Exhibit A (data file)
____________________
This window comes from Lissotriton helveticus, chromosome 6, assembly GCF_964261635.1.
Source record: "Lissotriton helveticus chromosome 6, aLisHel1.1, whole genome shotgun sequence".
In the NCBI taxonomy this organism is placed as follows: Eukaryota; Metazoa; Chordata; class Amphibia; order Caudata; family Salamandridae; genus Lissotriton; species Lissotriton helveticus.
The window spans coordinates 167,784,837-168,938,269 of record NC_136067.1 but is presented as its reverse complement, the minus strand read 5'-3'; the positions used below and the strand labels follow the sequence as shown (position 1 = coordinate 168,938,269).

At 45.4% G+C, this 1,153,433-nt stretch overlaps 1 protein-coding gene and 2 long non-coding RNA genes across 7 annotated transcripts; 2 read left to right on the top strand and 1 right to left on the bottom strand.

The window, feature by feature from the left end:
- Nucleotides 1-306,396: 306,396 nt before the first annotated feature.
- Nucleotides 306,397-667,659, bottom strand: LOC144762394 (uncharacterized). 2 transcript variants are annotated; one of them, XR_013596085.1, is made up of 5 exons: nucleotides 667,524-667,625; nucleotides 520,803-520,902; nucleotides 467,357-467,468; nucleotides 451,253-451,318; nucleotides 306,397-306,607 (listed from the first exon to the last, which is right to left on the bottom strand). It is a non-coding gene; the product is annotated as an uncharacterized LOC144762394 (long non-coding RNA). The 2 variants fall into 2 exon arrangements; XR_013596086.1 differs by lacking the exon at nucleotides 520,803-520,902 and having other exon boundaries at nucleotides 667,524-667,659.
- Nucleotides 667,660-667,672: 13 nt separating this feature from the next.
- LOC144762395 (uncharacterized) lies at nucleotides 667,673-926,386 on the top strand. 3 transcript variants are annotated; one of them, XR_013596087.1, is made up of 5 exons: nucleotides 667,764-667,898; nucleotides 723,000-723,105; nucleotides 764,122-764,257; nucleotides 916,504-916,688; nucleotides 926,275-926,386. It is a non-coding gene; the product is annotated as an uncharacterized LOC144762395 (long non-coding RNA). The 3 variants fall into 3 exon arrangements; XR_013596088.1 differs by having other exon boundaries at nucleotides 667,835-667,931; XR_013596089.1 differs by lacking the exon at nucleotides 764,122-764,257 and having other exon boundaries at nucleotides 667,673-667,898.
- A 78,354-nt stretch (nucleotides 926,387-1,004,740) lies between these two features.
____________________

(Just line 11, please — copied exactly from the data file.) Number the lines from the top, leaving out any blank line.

- A 78,354-nt stretch (nucleotides 926,387-1,004,740) lies between these two features.